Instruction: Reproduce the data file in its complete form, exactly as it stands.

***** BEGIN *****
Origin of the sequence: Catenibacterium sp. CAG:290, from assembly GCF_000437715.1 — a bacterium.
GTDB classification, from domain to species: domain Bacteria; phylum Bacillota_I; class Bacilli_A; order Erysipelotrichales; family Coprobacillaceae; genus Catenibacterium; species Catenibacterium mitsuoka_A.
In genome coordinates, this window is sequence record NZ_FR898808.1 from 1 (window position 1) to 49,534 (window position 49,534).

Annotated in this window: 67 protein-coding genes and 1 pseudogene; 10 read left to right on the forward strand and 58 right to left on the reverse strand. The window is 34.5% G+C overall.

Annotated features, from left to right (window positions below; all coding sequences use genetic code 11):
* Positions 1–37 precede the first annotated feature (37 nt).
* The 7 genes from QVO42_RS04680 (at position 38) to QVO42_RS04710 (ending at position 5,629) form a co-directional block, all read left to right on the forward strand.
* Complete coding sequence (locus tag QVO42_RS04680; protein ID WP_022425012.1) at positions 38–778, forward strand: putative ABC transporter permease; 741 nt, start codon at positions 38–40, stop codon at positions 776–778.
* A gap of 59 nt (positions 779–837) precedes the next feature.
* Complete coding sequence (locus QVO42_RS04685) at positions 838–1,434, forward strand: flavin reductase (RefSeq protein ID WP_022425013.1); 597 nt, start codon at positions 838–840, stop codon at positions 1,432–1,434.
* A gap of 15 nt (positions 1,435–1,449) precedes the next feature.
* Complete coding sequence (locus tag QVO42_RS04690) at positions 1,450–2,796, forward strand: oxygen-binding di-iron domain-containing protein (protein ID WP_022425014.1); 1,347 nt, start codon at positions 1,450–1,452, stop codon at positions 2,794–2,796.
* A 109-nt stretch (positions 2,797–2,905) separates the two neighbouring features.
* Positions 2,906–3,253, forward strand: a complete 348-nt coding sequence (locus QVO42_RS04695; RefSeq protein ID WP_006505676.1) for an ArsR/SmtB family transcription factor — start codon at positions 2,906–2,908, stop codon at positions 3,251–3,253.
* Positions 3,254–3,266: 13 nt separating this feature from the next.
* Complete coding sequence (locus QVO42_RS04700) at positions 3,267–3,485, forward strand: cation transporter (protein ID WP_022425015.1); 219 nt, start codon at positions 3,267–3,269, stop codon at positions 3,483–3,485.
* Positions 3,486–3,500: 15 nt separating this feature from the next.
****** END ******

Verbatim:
Origin of the sequence: Catenibacterium sp. CAG:290, from assembly GCF_000437715.1 — a bacterium.
GTDB classification, from domain to species: domain Bacteria; phylum Bacillota_I; class Bacilli_A; order Erysipelotrichales; family Coprobacillaceae; genus Catenibacterium; species Catenibacterium mitsuoka_A.
In genome coordinates, this window is sequence record NZ_FR898808.1 from 1 (window position 1) to 49,534 (window position 49,534).

Annotated in this window: 67 protein-coding genes and 1 pseudogene; 10 read left to right on the forward strand and 58 right to left on the reverse strand. The window is 34.5% G+C overall.

Annotated features, from left to right (window positions below; all coding sequences use genetic code 11):
* Positions 1–37 precede the first annotated feature (37 nt).
* The 7 genes from QVO42_RS04680 (at position 38) to QVO42_RS04710 (ending at position 5,629) form a co-directional block, all read left to right on the forward strand.
* Complete coding sequence (locus tag QVO42_RS04680; protein ID WP_022425012.1) at positions 38–778, forward strand: putative ABC transporter permease; 741 nt, start codon at positions 38–40, stop codon at positions 776–778.
* A gap of 59 nt (positions 779–837) precedes the next feature.
* Complete coding sequence (locus QVO42_RS04685) at positions 838–1,434, forward strand: flavin reductase (RefSeq protein ID WP_022425013.1); 597 nt, start codon at positions 838–840, stop codon at positions 1,432–1,434.
* A gap of 15 nt (positions 1,435–1,449) precedes the next feature.
* Complete coding sequence (locus tag QVO42_RS04690) at positions 1,450–2,796, forward strand: oxygen-binding di-iron domain-containing protein (protein ID WP_022425014.1); 1,347 nt, start codon at positions 1,450–1,452, stop codon at positions 2,794–2,796.
* A 109-nt stretch (positions 2,797–2,905) separates the two neighbouring features.
* Positions 2,906–3,253, forward strand: a complete 348-nt coding sequence (locus QVO42_RS04695; RefSeq protein ID WP_006505676.1) for an ArsR/SmtB family transcription factor — start codon at positions 2,906–2,908, stop codon at positions 3,251–3,253.
* Positions 3,254–3,266: 13 nt separating this feature from the next.
* Complete coding sequence (locus QVO42_RS04700) at positions 3,267–3,485, forward strand: cation transporter (protein ID WP_022425015.1); 219 nt, start codon at positions 3,267–3,269, stop codon at positions 3,483–3,485.
* Positions 3,486–3,500: 15 nt separating this feature from the next.